Friday, 8 November 2013

Alternate Best Actor 2000: Christian Bale in American Psycho

Christian Bale did not receive an Oscar nomination for portraying Patrick Bateman in American Psycho.

American Psycho is basically a one and done for me. I liked the first time but the second time it felt considerably less effective and the style of most of the performances became rather tiresome.

Christian Bale permanently shed his child actor status when he took on the role of Patrick Bateman, who is a far cry from his characters before this film. Patrick Bateman is not meant to be a real person in anyway as he is meant to be the prototypical 80's cutthroat, à la Gordon Gecko, but ramped up to eleven. Gordon Gecko is not exactly the most subtle type of character to begin with so what exactly makes Patrick Bateman so much more extreme? Well he apparently murders people for thing making him a literal cutthroat but actually the more important part is the portrayal of his day to day life with Bateman is the epitome of artificial man obsessed with material possessions and his sexual cravings.

Bateman is not meant to be a real man and Christian Bale does not play him as a real man. Bale performance is a heavily stylized turn where he goes about making a man who seems made of plastic or at least has what's usually inside an action figure, empty space. Everything about Bateman seems to amount to that of nothing. He is only defined by his exercise regiment, his suits, his specific business car, his apartment, his meaningless sexual conquests, the only thing that really separates him in anyway are his murders. Bale decides to go out on a limb with his performance with a the style which is being as fake as possible, only ever sliding from this style in the murder scenes. Every line reading, smile, gesture all are incredibly forced, this performance is, in a word, phony but that's the point.

Bateman is suppose to be an satire of the 80's executive and that is how Bale plays him. I will say a problem does arise from the other performances in the film, aside from Willem Dafoe and Chloë Sevigny, which is they don't know exactly how to play the satire. Bale does not have this problem in the lead role though as he knows to go all the way or not go at all. Where some of the supporting players go in and out of artificiality Bale, making their performances seem off and not in a good way, Bale knows to make this quality the core of Bateman as a character. Bale makes it clear that in the daytime this is exactly who Bateman is, and by taking this approach allows himself to have fun with the material even if this material involves quite a bit of murder and even some cannibalism.

This is not a film about Bateman learning anything about himself, he basically says as much in his final narration. This is about observing his behavior from one event to another simple as that really. What this really means is that Bale has to make Bateman deranged sensibilities entertaining in some way to keep any reason for us to watch as the film does not really try to build much suspense or any other intrigue. This is about observing the psychotic Bateman be Patrick Bateman. Bale succeeds in being entertaining and his almost absurdest approach is the right approach for Patrick Bateman in this film. He has the dark comic edge needed for the part and even in the murders Bale always builds to them in that fake salesman voice.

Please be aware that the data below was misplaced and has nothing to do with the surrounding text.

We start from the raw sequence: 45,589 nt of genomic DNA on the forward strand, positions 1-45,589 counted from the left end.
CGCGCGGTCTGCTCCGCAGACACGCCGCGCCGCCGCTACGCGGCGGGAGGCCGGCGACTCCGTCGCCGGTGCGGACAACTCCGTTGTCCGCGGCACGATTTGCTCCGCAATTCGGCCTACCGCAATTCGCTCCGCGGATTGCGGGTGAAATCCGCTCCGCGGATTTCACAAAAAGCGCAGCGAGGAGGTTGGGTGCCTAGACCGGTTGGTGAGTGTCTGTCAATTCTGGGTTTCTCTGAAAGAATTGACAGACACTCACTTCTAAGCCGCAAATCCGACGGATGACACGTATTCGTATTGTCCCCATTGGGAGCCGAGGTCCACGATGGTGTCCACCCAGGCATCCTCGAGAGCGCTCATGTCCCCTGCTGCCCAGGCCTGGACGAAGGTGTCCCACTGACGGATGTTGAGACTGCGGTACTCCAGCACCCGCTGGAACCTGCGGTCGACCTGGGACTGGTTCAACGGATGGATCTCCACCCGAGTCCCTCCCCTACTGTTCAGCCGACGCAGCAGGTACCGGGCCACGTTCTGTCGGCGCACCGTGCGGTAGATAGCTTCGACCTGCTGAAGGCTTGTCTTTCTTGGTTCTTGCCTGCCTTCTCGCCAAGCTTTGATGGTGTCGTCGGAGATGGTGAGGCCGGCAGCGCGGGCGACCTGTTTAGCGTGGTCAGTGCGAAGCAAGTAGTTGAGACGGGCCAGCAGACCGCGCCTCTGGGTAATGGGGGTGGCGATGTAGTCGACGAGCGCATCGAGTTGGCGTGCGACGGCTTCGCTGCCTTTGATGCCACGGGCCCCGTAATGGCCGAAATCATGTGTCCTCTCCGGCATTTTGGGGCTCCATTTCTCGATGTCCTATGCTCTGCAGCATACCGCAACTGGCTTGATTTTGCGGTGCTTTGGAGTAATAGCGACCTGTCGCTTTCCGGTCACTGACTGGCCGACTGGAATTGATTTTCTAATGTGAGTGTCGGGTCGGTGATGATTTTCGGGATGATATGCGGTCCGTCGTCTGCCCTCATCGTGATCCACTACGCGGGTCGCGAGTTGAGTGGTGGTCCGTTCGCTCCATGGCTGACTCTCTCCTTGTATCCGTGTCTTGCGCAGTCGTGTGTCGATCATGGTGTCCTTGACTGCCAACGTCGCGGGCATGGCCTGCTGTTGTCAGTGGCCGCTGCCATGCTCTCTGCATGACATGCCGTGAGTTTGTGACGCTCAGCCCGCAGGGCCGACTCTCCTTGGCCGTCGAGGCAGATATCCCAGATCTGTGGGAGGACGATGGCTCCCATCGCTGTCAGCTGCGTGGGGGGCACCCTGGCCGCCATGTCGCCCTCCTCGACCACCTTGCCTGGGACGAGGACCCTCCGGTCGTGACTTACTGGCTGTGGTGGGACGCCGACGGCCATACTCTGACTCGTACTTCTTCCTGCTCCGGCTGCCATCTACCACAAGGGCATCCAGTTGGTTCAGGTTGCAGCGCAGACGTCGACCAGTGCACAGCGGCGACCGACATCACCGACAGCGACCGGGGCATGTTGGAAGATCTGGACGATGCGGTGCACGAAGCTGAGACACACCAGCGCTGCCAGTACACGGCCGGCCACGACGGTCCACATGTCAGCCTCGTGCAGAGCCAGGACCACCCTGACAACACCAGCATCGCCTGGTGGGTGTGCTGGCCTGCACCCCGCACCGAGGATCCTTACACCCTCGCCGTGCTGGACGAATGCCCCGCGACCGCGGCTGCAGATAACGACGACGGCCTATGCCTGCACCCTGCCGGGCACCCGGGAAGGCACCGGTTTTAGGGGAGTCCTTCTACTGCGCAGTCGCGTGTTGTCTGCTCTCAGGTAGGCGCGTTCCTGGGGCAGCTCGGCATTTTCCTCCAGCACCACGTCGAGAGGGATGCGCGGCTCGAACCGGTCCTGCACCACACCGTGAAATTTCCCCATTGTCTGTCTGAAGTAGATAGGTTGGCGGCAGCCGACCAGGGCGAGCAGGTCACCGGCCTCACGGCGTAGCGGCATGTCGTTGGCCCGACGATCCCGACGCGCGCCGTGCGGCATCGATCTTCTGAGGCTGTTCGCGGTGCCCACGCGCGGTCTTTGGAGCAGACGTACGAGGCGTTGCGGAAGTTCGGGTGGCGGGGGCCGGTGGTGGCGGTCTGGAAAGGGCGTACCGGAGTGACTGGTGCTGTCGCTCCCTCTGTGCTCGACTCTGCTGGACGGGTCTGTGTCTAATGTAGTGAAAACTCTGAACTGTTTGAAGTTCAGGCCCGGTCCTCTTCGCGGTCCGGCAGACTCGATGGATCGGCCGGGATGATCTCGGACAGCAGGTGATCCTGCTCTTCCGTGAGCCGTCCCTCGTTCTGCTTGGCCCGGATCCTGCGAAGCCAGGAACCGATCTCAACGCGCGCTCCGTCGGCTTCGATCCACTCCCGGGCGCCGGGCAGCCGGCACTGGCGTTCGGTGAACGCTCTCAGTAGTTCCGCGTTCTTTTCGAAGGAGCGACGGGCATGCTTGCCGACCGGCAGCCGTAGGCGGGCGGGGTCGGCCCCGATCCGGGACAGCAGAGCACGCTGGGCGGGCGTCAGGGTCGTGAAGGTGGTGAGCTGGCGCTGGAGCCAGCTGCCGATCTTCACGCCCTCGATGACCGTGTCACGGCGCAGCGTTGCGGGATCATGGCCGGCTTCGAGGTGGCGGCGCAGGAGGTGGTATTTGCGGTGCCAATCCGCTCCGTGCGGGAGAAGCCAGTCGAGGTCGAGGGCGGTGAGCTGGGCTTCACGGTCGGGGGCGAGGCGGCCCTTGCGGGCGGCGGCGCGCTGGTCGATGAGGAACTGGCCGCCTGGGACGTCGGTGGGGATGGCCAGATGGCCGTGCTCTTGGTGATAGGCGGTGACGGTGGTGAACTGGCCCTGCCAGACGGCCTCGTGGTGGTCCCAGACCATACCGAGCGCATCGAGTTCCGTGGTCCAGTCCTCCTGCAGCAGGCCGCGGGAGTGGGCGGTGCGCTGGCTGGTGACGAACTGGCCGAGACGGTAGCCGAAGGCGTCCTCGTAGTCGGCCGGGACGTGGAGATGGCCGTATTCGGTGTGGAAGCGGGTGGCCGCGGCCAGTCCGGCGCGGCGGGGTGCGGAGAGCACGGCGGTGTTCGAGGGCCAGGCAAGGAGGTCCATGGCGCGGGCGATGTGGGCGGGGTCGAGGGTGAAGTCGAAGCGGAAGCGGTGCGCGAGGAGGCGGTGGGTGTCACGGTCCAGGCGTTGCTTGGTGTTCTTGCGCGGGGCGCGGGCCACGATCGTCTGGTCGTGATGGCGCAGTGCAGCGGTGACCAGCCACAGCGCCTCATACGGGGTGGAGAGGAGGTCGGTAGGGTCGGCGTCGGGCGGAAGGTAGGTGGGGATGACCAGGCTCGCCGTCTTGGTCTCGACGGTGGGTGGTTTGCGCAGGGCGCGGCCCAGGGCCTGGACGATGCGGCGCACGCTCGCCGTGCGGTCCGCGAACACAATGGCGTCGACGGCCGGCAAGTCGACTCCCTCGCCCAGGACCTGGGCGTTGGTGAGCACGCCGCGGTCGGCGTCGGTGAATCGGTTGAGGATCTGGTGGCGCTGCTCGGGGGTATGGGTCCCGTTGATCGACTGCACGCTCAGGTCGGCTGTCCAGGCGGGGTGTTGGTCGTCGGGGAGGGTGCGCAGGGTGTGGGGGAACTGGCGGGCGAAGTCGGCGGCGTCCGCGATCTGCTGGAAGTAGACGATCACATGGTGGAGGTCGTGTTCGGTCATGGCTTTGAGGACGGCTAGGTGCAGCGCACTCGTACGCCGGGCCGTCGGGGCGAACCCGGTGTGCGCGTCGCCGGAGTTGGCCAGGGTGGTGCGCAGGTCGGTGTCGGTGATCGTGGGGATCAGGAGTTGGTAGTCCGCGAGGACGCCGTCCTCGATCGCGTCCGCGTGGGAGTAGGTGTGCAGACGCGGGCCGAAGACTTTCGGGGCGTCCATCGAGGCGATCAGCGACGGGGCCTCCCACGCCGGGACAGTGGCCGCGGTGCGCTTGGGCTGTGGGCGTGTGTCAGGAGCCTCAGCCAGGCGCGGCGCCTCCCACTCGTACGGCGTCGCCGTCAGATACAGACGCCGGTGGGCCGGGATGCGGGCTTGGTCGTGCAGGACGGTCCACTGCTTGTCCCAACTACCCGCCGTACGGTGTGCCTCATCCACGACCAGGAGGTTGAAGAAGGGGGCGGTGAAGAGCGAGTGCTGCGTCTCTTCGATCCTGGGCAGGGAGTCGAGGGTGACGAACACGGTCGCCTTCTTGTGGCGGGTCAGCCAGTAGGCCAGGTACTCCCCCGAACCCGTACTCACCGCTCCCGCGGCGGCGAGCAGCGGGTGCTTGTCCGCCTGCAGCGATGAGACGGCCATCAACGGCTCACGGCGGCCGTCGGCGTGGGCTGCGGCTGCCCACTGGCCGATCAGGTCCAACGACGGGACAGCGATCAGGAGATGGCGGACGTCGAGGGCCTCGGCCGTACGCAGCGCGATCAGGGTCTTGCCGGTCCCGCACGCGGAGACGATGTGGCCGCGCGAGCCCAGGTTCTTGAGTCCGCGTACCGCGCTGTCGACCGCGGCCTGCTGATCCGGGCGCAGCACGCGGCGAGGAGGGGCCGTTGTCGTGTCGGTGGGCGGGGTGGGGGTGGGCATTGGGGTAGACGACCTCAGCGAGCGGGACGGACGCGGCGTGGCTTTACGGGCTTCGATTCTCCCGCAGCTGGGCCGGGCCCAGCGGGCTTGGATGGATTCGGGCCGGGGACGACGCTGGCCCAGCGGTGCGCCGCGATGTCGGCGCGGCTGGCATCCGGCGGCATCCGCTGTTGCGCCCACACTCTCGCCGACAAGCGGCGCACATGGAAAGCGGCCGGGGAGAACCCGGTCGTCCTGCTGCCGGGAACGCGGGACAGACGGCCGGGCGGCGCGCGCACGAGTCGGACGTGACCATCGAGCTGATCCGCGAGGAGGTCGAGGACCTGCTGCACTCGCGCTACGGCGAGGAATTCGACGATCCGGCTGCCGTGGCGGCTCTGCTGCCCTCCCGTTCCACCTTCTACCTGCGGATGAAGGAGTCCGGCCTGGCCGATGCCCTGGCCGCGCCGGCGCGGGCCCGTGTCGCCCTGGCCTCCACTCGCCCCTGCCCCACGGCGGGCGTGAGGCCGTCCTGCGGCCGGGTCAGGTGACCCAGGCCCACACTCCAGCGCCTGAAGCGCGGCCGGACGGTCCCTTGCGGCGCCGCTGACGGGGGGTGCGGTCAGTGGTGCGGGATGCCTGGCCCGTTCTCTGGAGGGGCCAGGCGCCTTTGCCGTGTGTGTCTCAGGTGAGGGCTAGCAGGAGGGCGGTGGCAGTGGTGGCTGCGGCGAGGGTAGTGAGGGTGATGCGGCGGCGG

Bale stays mostly on one note except when he slides to the murderous side of Bateman. Bale actually does this quite well as he slides into the more emotional side of Bateman. He handles the transition in a strangely natural way, but still in the Patrick Bateman manner. These are not the 'real' moments for Bateman though as even these scenes are done simply as Bateman's ultimate fantasy. Bale does not portray them as a real psychopath, but a shallow man's idea of psychopath. Due to this Bale plays him as a psycho killer in a fairly broad way, especially in the scene where he whips out a chain saw and seems almost like the monster from a slasher movie. This take does work, and actually properly alludes to the twist before it happens without being to overt about it.

In the end this is a character and a performance that ends up amounting to nothing, of course that is the point as Patrick Bateman is really just one big nothing. He is not even a realistic nothing and Bale is not what I would refer to as believable in this film either. Bale's performance here would actually be quite terrible in different movie, but with the scope of American Psycho Bale's take was the best possible approach. To attempt to have made a real person out of Bateman most likely would have been futile and the film would have become extremely dour extremely quickly. Bale portrayal of Bateman, which is almost a parody in tone, benefits the film the best by reinforcing Bateman's whole conception at all times, while bringing a darkly humorous edge to the proceedings.


koook160 (Robert MacFarlane) said...

Yeah, I'm not all THAT big on the movie itself, but bale was hysterical.

RatedRStar said...

do you like Huey Lewis? Louis =D.

Louis Morgan said...

Sure, as long as you don't chop me up with an axe for saying so.

RatedRStar said...

I wonder, what is everybodys favourite artists/bands?, I personally love 30 Seconds to Mars and Tokio Hotel =D.

RatedRStar said...

Infact my top 5 would be

1)30 Seconds To Mars
2)My Chemical Romance
4)Tokio Hotel
5)Within Temptation

koook160 (Robert MacFarlane) said...

Mine? Well, in no particular order:

Bruce Springsteen
The Who

Michael Patison said...

For me:
1. Electric Light Orchestra
2. Fleetwood Mac
3. Steely Dan
4. Tears for Fears
5. Dave Matthews Band
Also love the Eagles, fun., The Who, Simple Minds, Erasure, and quite a few more.

Matt Mustin said...

Oh, I think he's absolutely brilliant here. Hilarious and terrifying.